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Search results for "Latent Errors"
Journal Article > Commentary
Judson TJ, Press MJ, Detsky AS. Healthc (Amst.). 2019;7:4-6.
Health care is working to provide high-value care and prevent overuse while ensuring patient safety. This commentary highlights the importance of educational initiatives, mentors, and use of clinical decision support to help clinicians determine what amount of care is appropriate for a given clinical situation.
Journal Article > Study
Kozhimannil KB, Sommerness SA, Rauk P, et al. Jt Comm J Qual Patient Saf. 2013;39:339-348.
An inconvenient truth about the patient safety movement is that in many cases hospitals actually profit when errors occur. A recent study found that hospitals received greater net reimbursements for patients who experienced surgical complications compared with patients whose surgeries were uncomplicated. This study examined the financial impact of an effort to eliminate obstetric complications in a five-hospital health system. The project led to an 11% reduction in preventable adverse events, but hospital reimbursements decreased considerably as a result—meaning that although costs were saved, the hospitals' net revenues declined overall. This finding represents a classic case of misaligned incentives: the outcome was beneficial for payers and patients (who received higher quality care at lower cost) but not directly beneficial for hospitals (who shouldered the cost of implementing the intervention but lost revenue as a result). As the return on investment for safety interventions such as computerized provider order entry is marginal at best, payment system reform to align incentives will be necessary in order to improve the business case for safety.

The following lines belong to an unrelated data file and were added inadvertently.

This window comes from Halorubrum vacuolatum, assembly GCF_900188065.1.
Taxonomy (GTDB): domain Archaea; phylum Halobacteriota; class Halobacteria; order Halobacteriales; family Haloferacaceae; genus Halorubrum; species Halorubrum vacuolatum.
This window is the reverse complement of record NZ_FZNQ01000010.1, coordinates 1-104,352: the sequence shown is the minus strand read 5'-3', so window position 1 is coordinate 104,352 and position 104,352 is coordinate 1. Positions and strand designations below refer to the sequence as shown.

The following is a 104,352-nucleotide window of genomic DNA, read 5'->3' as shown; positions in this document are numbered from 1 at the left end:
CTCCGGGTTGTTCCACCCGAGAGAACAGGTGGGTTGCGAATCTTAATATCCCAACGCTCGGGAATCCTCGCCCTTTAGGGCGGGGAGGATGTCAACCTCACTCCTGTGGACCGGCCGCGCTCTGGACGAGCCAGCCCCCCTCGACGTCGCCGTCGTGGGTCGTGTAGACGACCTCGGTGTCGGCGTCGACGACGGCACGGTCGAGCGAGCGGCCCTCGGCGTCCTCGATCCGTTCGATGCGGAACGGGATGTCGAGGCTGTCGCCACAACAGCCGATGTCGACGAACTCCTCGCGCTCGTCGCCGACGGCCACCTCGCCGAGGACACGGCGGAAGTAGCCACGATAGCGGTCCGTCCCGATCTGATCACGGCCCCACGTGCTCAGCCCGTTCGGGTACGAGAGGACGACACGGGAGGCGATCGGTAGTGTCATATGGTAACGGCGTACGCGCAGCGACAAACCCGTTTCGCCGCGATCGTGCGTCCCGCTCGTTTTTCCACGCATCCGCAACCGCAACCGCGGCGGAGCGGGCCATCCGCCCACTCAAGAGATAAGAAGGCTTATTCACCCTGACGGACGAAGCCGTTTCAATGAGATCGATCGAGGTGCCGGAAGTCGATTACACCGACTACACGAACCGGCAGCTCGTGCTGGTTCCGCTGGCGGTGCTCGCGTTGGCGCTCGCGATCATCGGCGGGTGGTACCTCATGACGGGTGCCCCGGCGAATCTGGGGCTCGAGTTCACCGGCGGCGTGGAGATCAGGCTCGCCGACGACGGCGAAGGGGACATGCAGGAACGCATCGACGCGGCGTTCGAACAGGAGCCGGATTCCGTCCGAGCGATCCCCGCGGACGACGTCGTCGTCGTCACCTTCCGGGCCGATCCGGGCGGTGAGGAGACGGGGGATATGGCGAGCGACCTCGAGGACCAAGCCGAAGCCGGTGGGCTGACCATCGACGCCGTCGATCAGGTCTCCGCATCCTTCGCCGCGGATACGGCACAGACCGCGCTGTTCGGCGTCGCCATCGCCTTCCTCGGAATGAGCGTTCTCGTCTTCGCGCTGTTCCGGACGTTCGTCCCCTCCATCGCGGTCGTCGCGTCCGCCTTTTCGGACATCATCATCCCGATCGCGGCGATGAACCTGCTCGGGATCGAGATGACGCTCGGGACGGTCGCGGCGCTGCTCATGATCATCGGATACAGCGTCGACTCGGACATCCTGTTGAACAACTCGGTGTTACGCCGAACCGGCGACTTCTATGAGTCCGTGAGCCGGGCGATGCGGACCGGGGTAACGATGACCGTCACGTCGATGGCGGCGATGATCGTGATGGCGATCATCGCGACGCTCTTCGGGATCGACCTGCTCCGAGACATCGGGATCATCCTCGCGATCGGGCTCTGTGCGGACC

Journal Article > Study
Sharif I, Tse J. Pediatrics. 2010;125:960-965.
Misunderstanding prescription drug labels is a recognized source of errors in ambulatory care. Low health literacy places patients at higher risk, and language barriers may also contribute to preventable medication errors, as illustrated vividly in an AHRQ WebM&M commentary. A prior study found that translated drug labels are available in many pharmacies, but this study found that Spanish-language labels generated by commercial translation systems are disturbingly inaccurate. Half of the labels contained at least one error, and the authors document examples of incomplete or inaccurate translations that could lead to serious patient harm (for example, "once a day" mistranslated as "eleven times per day"). A prior study also found that Spanish-speaking patients may be at higher risk of experiencing errors while hospitalized.
The Medication Errors Panel. Sacramento, CA: California State Senate; March 2007.
This report shares findings from an expert panel convened to study the causes of medication error in the outpatient setting and provide recommendations for reducing errors associated with prescription and over-the-counter medications.